MSA reauthorization debated in US House of Representatives

Two bills that would reauthorize the Magnuson-Stevens Fishery Conservation and Management Act received a hearing on Tuesday, 16 November, in the U.S. House Natural Resources Subcommittee on Water, Oceans, and Wildlife.

Two bills that would reauthorize the Magnuson-Stevens Fishery Conservation and Management Act received a hearing on Tuesday, 16 November, in the U.S. House Natural Resources Subcommittee on Water, Oceans, and Wildlife.

As U.S. Rep. Don Young (R-Alaska) said in a statement, the hearing was “one of contrasts,” as lawmakers reviewed his proposal and one by Subcommittee Chairman Jared Huffman (D-California). Young said Huffman’s bill would take authority away from fishing councils and give it to the U.S. Commerce Secretary. While he agrees with Huffman that some changes should be discussed, Young said the chairman’s bill goes too far.

“I do not believe in throwing the baby out with the bathwater,” Young said. “I trust our fishing councils to make the best decisions for commercial, sport, recreational, and subsistence fishing.”

The Magnuson-Stevens Act (MSA), the law governing U.S. federal fisheries management, passed 45 years ago and has subsequently been amended several times. It was last reauthorized in 2006, and attempts by lawmakers to reauthorize MSA in recent years have been unsuccessful.

Huffman filed his bill, H.R. 4690, on 26 July, 2021, after embarking on a listening tour and meeting with stakeholders across the country.

Young filed his bill, H.R. 59, in February, though he had previously said he was keeping an open mind toward Huffman’s bill.

In a statement, Huffman said MSA reauthorization is necessary now because the 2006 reauthorization did not deal with several pressing issues, with climate change foremost among them, as well as reforms to the governing powers of NOAA's eight regional fishery councils.

“It is more critical now than ever that any extractive practices focus on sustaining and conserving our entire marine ecosystem,” Huffman said. “The Magnuson-Stevens Act has been and will continue to be our main tool for establishing and administering sound fishing practices and we have to be sure it works now and into the next generations.”

Huffman’s bill received support from several witnesses during Tuesday’s hearing. Mary Peltola, executive director for the Kuskokwim River Inter-Tribal Fish Commission, said in her written comments that Huffman’s proposal would improve equity in the fishery management process. That includes adding two seats for tribes to the North Pacific Fishery Management Council.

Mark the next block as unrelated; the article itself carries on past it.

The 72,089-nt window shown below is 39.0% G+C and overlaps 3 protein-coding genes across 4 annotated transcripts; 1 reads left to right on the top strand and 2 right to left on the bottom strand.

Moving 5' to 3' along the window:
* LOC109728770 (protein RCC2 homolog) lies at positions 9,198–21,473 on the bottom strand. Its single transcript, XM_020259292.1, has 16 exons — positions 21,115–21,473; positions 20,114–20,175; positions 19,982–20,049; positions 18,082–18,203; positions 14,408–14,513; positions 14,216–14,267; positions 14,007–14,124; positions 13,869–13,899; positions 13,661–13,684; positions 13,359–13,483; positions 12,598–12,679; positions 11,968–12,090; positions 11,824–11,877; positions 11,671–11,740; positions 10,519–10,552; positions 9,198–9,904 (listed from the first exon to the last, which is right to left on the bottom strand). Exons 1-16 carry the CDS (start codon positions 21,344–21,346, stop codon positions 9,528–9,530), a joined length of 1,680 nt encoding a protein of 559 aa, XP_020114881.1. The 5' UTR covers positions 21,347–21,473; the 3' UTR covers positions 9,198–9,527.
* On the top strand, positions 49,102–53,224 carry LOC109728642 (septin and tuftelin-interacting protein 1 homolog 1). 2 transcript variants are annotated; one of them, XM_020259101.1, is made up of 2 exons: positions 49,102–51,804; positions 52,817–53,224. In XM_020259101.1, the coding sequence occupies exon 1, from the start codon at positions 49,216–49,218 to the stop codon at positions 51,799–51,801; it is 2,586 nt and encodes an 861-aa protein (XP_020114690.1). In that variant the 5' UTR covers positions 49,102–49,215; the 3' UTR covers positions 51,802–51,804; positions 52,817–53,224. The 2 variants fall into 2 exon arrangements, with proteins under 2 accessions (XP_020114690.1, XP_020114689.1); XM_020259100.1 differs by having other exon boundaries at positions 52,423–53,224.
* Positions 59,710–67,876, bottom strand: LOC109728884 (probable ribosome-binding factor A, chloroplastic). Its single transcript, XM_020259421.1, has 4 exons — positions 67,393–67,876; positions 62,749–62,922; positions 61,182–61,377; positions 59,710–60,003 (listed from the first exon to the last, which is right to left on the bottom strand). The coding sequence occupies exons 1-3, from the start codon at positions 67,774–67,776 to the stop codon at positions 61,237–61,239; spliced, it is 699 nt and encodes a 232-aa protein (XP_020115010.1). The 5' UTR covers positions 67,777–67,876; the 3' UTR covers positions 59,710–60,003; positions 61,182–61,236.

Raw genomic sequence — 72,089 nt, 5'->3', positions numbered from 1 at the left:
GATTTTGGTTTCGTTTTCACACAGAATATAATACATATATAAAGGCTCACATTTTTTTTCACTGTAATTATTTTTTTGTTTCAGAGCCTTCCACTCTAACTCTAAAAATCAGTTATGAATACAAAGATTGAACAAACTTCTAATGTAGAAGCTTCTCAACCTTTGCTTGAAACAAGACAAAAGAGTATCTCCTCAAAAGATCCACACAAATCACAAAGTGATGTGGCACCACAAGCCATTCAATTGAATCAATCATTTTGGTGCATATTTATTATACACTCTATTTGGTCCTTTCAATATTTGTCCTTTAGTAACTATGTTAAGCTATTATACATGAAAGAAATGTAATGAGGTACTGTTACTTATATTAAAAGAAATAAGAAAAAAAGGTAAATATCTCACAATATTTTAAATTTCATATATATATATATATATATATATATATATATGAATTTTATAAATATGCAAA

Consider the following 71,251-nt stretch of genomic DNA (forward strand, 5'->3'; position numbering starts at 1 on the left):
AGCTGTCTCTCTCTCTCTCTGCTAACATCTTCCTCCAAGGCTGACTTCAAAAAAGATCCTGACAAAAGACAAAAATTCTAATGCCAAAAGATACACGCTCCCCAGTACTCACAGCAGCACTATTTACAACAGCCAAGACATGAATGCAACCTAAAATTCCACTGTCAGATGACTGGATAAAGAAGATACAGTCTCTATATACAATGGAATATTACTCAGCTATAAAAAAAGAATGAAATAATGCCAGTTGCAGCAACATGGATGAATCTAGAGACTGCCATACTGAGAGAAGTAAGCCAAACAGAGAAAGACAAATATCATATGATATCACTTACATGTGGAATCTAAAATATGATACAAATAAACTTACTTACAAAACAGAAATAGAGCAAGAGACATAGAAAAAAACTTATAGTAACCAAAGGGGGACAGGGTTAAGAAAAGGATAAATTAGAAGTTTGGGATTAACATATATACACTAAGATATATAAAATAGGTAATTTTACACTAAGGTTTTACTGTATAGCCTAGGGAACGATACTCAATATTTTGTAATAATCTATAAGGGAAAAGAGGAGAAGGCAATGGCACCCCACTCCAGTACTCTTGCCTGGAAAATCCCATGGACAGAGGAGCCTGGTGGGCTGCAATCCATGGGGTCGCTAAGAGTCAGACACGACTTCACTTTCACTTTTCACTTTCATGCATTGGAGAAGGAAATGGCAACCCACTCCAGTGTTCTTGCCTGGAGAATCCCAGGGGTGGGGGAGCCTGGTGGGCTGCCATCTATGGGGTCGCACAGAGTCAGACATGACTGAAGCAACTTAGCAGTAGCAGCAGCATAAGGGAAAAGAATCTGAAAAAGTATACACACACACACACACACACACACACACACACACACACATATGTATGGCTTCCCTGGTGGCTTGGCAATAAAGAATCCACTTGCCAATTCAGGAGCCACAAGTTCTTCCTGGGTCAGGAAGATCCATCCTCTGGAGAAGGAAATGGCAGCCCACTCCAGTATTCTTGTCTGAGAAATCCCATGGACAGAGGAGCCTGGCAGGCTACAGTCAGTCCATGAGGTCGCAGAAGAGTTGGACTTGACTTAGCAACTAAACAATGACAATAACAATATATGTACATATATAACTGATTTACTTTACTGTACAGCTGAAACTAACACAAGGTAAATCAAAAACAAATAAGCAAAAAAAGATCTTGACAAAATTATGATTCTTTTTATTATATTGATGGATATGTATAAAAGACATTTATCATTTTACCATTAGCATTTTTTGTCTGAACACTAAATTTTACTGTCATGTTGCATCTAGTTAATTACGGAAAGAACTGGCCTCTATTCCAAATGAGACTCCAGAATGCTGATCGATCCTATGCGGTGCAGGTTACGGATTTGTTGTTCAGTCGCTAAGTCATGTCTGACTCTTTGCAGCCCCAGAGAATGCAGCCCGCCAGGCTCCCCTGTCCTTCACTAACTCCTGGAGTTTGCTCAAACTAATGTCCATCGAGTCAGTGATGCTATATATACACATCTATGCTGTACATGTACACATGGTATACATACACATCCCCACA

“H.R. 4690 makes important changes to provide more balance in the council system by requiring broader representation and more balanced appointments,” she said. “These are essential changes to a broken system, and we support them wholeheartedly.”

However, Marc Gorelnik, chairman of the Pacific Fishery Management Council and chairman of the Council Coordination Committee (CCC), said that other changes Huffman has proposed have the CCC concerned. For example, he said in his written testimony that councils estimate the maximum sustainable yield for species under current and future conditions.

“In many of our fisheries, estimating MSY under current conditions is difficult or impossible, so it is not likely it could be done for future conditions either,” Gorlenik wrote. “Where MSY can be estimated, doing so under possible future conditions would be a complex challenge. It is not clear how such information would be used to inform current management.”

Even with his concerns, Young said that he would continue to work with Huffman on a bipartisan basis for bring a “consensus-based” reauthorization bill to the House floor.

There is some time on their side. The current session of Congress does not end until early January 2023.

The MSA reauthorization bills weren’t the only ones taken up by the subcommittee on Tuesday. It also heard testimony on the H.R. 5770, the Forage Fish Conservation Act of 2021 that is sponsored by U.S. Rep. Debbie Dingell (D-Michigan) and Rep. Brian Mast (R-Florida).

In a press release earlier this month announcing the bill, Dingell and Mast said the bill would give greater protection for forage fish, such as herring, that are prey for key species.

The bill is backed by such groups as The Pew Charitable Trusts and the American Saltwater Guides Association. A similar bill was introduced in the U.S. Senate in April 2021.

“Some regional fishery management councils have been proactive in developing safeguards to protect forage fish, such as the Mid-Atlantic Fishery Management Council’s adoption of its Unmanaged Forage Omnibus Amendment in 2016,” ASGA Executive Director Willy Goldsmith said. “However, a national framework for conserving these species is sorely needed.”

Some, though, have challenged the need for added conservation measures. Earlier this summer, a study funded by the Science Center for Marine Fisheries found that such management practices would not likely provide any conservation or environmental benefits.

"Management of forage fish populations should be based on data that are specific to that forage fish, and to their predators," said Olaf Jensen, an associate professor of limnology research at the University of Wisconsin-Madison and an author of the report. "When there aren't sufficient data to conduct a population-specific analysis, it's reasonable to manage forage fish populations for maximum sustainable yield, as we would other fish populations under the Magnuson-Stevens Act."

Photo courtesy of U.S. House of Representatives, Committee Repository


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